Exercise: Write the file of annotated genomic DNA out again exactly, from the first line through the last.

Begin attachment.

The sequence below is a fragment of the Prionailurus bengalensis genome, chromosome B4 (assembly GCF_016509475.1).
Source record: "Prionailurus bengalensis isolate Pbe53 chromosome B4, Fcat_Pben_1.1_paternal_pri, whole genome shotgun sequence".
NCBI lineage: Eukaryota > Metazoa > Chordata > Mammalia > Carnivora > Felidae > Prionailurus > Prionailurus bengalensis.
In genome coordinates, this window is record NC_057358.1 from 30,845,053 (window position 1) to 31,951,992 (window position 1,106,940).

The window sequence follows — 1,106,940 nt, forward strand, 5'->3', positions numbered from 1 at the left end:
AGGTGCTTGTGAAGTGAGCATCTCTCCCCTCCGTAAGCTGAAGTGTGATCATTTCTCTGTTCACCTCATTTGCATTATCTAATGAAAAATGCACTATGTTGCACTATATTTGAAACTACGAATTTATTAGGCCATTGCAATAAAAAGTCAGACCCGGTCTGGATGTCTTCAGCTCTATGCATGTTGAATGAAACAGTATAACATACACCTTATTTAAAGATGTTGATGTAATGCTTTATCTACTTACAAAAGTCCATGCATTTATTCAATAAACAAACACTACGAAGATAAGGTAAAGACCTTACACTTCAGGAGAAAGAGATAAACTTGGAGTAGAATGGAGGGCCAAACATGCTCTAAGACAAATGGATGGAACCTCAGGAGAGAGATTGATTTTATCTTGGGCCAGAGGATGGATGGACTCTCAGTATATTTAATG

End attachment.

The sequence below is a fragment of the Prionailurus bengalensis genome, chromosome B4 (assembly GCF_016509475.1).
Source record: "Prionailurus bengalensis isolate Pbe53 chromosome B4, Fcat_Pben_1.1_paternal_pri, whole genome shotgun sequence".
NCBI lineage: Eukaryota > Metazoa > Chordata > Mammalia > Carnivora > Felidae > Prionailurus > Prionailurus bengalensis.
In genome coordinates, this window is record NC_057358.1 from 30,845,053 (window position 1) to 31,951,992 (window position 1,106,940).

The window sequence follows — 1,106,940 nt, forward strand, 5'->3', positions numbered from 1 at the left end:
AGGTGCTTGTGAAGTGAGCATCTCTCCCCTCCGTAAGCTGAAGTGTGATCATTTCTCTGTTCACCTCATTTGCATTATCTAATGAAAAATGCACTATGTTGCACTATATTTGAAACTACGAATTTATTAGGCCATTGCAATAAAAAGTCAGACCCGGTCTGGATGTCTTCAGCTCTATGCATGTTGAATGAAACAGTATAACATACACCTTATTTAAAGATGTTGATGTAATGCTTTATCTACTTACAAAAGTCCATGCATTTATTCAATAAACAAACACTACGAAGATAAGGTAAAGACCTTACACTTCAGGAGAAAGAGATAAACTTGGAGTAGAATGGAGGGCCAAACATGCTCTAAGACAAATGGATGGAACCTCAGGAGAGAGATTGATTTTATCTTGGGCCAGAGGATGGATGGACTCTCAGTATATTTAATG